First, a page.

Thursday, January 28, 2010

"America" and "In the Baggage Room at Greyhound"

America by Allen Ginsberg was a strange poem, but I guess I have come to realize that everything Allen Ginsberg writes is going to be a bit odd. I'm not sure I really know what to think after reading this. I don't care for his writing because it doesn't seem to follow any logic. It seems like he threw as many random thoughts together as he could as long as they were somewhat tied to his idea of America. Perhaps when he wrote this he was high on the marijuana that he smokes every chance he gets as it says in the middle of page 40. It's very possible...some people seem to get philosophical when they smoke weed. Anyway, this poem was a bit hard to understand, not only because it was seemingly randomly strung together, but also because it had a lot of political references and references to things that were current events in 1956 when it was written. The number of things that I would have to research to understand what he was talking about in this poem was at least in the double digits...I counted. The overall tone of the poem is sarcastic and satirical. There are parts where he seems bitter and angry and parts where he just seems to be rambling. He starts out talking about himself and how America has gotten him nothing and all the things he hates about this country. He makes several references to the fact that he was brought up communist, which I suppose is why he doesn't like this country. Then in the middle of page 41 he says "It occurs to me that I am America. I am talking to myself again." Then he switches to America's point of view for the rest of the page. He abruptly switches back to himself at the top of page 42 and starts talking about his strophes. I suppose that is one way to describe his poetic style. On page 43, he begins to talk in a way that would suggest he is not fluent in English, like the perspective of a foreigner. He starts referring to things as Him and Her, leading me to believe that Her is Communist Russia, and Him is bureaucratic America. Then he asks for help as if he doesn't like the idea of either one of them. Like I said, I don't really know what to think about this poem.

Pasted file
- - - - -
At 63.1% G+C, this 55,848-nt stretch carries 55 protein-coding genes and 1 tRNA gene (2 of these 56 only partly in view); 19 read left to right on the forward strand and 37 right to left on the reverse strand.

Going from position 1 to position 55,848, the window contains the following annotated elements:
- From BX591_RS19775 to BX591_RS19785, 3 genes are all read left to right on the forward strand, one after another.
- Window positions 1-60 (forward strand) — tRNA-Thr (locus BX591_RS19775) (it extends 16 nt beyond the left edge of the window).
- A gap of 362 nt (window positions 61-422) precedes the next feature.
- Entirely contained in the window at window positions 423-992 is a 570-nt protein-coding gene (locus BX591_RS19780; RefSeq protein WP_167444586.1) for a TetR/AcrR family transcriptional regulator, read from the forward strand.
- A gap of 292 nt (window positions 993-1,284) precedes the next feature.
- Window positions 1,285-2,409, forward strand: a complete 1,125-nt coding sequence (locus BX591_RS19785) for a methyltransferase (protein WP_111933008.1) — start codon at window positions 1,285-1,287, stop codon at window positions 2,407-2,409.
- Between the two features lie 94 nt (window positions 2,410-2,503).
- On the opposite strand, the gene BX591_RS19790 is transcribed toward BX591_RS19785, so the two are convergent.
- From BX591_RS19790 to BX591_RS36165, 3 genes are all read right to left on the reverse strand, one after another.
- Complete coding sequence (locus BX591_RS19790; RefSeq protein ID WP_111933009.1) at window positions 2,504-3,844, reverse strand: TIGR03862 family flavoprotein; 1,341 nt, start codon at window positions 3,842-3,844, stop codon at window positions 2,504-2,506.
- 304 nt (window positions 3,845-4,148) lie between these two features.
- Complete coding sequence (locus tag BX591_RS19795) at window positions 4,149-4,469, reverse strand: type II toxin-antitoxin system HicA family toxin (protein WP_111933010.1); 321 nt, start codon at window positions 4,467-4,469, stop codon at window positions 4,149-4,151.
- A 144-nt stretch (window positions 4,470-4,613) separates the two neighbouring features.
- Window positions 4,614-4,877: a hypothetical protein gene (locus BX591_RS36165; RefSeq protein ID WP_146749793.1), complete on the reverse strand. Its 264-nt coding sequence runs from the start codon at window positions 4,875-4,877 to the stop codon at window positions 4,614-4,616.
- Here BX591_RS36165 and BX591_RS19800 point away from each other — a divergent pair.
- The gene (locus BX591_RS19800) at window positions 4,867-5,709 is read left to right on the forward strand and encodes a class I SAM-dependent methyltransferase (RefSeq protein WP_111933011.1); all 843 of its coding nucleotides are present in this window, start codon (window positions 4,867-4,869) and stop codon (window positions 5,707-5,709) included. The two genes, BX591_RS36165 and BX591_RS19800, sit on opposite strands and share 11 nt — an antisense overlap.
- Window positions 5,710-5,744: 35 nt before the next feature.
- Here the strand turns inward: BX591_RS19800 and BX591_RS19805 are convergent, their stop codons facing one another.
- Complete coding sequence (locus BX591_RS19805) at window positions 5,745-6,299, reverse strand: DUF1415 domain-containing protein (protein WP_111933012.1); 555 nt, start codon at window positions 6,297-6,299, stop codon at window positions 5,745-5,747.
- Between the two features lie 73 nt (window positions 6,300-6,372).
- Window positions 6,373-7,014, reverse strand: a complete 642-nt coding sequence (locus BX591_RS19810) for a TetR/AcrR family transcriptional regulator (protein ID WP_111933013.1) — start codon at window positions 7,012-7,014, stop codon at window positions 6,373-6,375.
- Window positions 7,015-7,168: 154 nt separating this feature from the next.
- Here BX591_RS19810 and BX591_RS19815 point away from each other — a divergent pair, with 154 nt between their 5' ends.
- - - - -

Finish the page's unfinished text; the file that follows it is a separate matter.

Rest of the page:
In the Baggage Room at Greyhound made more sense, mostly because it was more of a story. There were still a few things I do not quite understand from it. The last line in particular is puzzling: "and built my pectoral muscles big as vagina". I don't really understand why he would say that because it really just doesn't make any sense to me. Perhaps he compares all vagina to a muscular set of pecs: strong and intimidating. Maybe that's why he is a homosexual. Although you'd think if you were a gay man who compared a vagina to a set of muscular pecs, that vagina would look pretty good to you wouldn't it? Anyway, apparently he used to work for Greyhound at a bus terminal and he is describing all of the things that he is seeing throughout the day. There is some deeper meaning involving the luggage racks and eternity and God and his thoughts, but I have read through it all about four times and I still can't quite get what he is trying to say. As he did so many times in America, he makes a reference to himself being a communist at the bottom of page 47. He is saying he works long and hard and doesn't have much to show for it...and I guess he thinks communism would change that. He should go live somewhere else and be a real communist rather than sit here and complain about how awful his life and this country are. His poetry and overall outlook on life are about as queer as he is. Sorry but I did not care much for these poems.

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